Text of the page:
Oil in Coolant Reservoir – Causes and Fixes

Finding out oil in Coolant Reservoir can cause you to have a ruined day. In this article, I will explain at length the common causes of oil in Coolant and what you should do to fix this issue. There are different causes of which oil gets into coolant that you should watch out for, hence this article. Do not forget that coolant in oil and antifreeze in Coolant are two different issues that need adequate attention. Hopefully, for the sake of saving hundreds of dollars on replacement costs, I’ll share a trick that I have been using for years. This trick will cost you less than $60.

How do I know if there is oil in my coolant?

how to fix coolant mixing with engine oil

When you remove your radiator or coolant reservoir cover, you should be able to see the color of your antifreeze in the reservoir tank. If there is oil getting into your coolant, you will see residues of oil in the radiator cap. There are different antifreeze colors. Depending on your engine coolant specification, your coolant could be red, green, orange, or pink.

If you remove your coolant reservoir tank and see an oil-like substance,  you probably have oil getting into your coolant somehow. You might ask, what does oil in coolant look like? Suppose you have an oil and coolant mixture; you’ll see a milky color liquid in the reservoir tank. Failure to fix this issue on time will cause catastrophic engine damage.

What causes Oil in Coolant?

Many factors can contribute to this issue. Let’s quickly look at the possible causes.

Leaky Head Gasket: The head gasket is the gasket that sits between the head cylinder and the engine block to prevent coolant and oil from leaking out or mixing. When a car has a blown head gasket, it can cause oil and antifreeze to mix, which could cause this problem. If you have an Overheating engine along with oil residues in the coolant, it could indicate a blown head gasket that needs to be given adequate attention.

You can either take your car to a mechanic garage or get a head gasket tester kit and see if the head gasket is the cause. Suppose the head gasket tester determines that a leaky head gasket is a culprit. In that case, you may have to contact your mechanic to pull off your head cylinder and replace the lousy gasket, or you read on to find out the trick I use to repair a leaky head gasket without pulling off the engine. I do not recommend you try removing the cylinder head yourself unless you’re a certified mechanic.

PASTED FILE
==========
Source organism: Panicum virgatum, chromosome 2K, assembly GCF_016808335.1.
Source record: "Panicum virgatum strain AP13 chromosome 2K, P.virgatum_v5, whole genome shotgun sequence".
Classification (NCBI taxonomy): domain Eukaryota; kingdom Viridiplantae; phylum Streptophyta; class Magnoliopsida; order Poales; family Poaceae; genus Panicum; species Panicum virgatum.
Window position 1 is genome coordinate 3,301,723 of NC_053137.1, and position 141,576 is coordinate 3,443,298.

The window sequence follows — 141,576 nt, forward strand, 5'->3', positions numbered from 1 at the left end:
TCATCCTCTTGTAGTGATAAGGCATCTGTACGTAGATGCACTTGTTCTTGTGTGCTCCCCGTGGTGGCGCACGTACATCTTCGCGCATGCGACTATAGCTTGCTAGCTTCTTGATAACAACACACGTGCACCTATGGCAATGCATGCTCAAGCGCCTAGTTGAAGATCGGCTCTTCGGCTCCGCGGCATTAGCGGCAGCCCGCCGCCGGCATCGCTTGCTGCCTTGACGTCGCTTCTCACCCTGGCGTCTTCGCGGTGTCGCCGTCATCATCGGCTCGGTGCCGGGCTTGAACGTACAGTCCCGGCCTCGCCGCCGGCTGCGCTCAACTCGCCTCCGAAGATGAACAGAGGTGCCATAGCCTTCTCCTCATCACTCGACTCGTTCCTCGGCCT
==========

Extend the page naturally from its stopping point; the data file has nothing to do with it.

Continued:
Oil Cooler: Some cars are designed with oil coolers that help keep the motor oil at optimum operating temperature. If there is a little crack in the oil cooler, it could cause oil and coolant to miss their passing route, resulting in an oil and coolant mixture. This can cause other issues to your cooling system. So, you should fix it once you notice it. If you’re a DIY enthusiast, you can replace the oil cooler. It doesn’t require much technical knowledge.

Overheating: An Overheating engine can degrade your head gasket at a faster pace. Once you have a damaged head gasket, it will indeed cause oil and coolant mixture, which could be the reason for oil in your antifreeze.

Cracked Cylinder head: Suppose you have a cracked cylinder head; it’s going to cause Oil to mix with coolant. The best way to know if you have a cracked head cylinder is to let a mechanic pull out the head cylinder so you can inspect it thoroughly. If you see cracks on the cylinder head, you can either replace your entire engine or replace the head cylinder. Whichever option you choose, it will be cheaper to get a used one from a local dealer and swap it with your own.

Damaged Engine Block: A damaged engine block will cause Oil in Coolant, not the head gasket. This is the least scenario to happen due to how resilient the engine blocks are. If you have a damaged engine block, the best option is to get a new or fairly used engine and have your car running again.

oil in coolant

How to fix oil in coolant